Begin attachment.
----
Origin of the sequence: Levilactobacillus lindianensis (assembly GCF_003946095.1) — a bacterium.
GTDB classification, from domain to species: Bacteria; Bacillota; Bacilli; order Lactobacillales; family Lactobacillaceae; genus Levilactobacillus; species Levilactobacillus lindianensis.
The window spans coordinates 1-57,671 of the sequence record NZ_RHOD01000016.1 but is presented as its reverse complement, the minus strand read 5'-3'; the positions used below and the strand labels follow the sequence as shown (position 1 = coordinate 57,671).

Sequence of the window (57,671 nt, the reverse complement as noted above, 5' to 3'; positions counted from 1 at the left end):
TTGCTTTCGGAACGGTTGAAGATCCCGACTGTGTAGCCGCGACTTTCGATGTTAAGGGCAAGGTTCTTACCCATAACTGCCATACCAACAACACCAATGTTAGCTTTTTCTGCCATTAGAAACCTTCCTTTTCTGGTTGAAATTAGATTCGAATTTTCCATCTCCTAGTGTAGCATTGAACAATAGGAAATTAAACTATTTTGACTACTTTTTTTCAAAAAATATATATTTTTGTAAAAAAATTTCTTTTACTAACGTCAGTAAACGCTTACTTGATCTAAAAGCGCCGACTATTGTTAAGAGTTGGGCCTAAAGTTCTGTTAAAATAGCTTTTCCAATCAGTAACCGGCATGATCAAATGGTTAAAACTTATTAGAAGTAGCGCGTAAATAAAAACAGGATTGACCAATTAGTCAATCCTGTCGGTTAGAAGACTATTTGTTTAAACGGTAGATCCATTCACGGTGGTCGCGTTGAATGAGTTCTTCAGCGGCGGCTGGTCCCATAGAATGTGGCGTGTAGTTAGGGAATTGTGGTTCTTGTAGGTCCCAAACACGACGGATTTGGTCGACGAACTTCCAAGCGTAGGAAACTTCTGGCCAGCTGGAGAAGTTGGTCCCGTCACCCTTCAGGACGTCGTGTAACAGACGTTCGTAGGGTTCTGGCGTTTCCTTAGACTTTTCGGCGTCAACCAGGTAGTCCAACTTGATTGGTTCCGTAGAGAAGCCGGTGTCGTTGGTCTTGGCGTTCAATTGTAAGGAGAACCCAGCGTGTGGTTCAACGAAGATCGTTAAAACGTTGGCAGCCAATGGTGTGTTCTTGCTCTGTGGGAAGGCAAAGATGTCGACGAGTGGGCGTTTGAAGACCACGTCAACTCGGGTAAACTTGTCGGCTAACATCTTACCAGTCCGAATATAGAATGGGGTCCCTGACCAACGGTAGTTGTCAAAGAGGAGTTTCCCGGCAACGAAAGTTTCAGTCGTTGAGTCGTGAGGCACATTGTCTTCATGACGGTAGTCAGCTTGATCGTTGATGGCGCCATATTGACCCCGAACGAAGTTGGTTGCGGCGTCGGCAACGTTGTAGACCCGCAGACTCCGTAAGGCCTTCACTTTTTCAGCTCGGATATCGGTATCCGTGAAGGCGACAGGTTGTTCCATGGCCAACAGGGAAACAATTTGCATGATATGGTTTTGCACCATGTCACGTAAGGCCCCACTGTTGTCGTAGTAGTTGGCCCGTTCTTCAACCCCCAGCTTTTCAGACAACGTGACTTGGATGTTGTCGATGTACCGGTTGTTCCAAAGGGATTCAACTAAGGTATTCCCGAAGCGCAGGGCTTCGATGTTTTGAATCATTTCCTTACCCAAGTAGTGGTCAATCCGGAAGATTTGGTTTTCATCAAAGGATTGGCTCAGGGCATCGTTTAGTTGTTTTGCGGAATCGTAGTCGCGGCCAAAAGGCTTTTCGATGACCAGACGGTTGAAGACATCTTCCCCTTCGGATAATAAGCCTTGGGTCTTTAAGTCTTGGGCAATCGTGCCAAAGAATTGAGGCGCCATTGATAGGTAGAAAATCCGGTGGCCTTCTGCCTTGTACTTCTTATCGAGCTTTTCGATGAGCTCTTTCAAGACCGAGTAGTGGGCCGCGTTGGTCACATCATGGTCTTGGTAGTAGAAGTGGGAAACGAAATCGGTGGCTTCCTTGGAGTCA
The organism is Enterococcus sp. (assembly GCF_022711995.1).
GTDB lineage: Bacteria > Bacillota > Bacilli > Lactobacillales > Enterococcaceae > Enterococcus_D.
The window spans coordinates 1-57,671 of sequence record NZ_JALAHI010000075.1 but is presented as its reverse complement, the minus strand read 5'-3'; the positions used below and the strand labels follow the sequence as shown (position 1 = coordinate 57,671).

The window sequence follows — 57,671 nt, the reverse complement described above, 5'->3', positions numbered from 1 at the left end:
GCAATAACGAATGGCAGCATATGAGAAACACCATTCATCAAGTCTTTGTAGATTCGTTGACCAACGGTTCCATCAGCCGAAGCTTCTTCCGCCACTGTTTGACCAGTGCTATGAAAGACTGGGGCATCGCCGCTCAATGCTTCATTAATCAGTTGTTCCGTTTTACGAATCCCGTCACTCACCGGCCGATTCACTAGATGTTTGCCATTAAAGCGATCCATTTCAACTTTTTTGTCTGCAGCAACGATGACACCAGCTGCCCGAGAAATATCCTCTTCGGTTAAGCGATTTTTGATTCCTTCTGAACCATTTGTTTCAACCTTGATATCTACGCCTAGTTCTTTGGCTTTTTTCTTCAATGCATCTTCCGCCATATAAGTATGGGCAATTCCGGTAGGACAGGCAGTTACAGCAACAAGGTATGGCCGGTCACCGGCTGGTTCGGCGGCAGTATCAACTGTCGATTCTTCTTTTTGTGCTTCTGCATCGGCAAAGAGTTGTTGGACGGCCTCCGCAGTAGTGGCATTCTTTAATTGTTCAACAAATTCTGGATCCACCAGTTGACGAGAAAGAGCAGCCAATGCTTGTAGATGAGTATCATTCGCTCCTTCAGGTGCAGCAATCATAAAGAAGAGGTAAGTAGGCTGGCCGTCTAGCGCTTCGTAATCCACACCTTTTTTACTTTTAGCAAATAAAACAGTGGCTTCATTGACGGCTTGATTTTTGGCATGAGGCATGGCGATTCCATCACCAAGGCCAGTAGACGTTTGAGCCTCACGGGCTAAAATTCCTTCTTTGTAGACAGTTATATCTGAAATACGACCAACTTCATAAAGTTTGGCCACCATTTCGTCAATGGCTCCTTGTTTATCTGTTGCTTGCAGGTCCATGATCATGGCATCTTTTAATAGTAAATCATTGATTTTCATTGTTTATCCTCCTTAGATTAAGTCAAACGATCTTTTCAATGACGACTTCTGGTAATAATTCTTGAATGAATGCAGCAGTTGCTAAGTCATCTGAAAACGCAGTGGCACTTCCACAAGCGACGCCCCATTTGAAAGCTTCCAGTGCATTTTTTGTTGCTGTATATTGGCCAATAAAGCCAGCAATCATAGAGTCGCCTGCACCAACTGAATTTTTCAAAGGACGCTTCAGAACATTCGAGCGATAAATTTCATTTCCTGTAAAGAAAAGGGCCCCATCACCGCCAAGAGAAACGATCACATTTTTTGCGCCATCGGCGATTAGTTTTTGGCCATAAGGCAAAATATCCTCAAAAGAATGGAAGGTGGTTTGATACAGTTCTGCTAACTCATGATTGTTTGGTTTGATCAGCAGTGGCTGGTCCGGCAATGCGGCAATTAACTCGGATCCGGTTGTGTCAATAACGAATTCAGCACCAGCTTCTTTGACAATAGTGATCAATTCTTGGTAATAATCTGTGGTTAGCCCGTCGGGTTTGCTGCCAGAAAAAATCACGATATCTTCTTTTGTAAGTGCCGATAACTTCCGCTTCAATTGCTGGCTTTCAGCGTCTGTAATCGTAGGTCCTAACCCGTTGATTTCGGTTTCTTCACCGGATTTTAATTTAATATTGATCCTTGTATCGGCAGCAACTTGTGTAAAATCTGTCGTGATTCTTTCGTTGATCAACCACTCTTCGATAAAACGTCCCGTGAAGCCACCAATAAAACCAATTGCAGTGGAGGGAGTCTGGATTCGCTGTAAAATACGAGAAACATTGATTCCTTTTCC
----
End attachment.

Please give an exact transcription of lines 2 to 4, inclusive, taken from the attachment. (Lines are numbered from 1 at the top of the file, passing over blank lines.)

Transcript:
GTDB classification, from domain to species: Bacteria; Bacillota; Bacilli; order Lactobacillales; family Lactobacillaceae; genus Levilactobacillus; species Levilactobacillus lindianensis.
The window spans coordinates 1-57,671 of the sequence record NZ_RHOD01000016.1 but is presented as its reverse complement, the minus strand read 5'-3'; the positions used below and the strand labels follow the sequence as shown (position 1 = coordinate 57,671).

Sequence of the window (57,671 nt, the reverse complement as noted above, 5' to 3'; positions counted from 1 at the left end):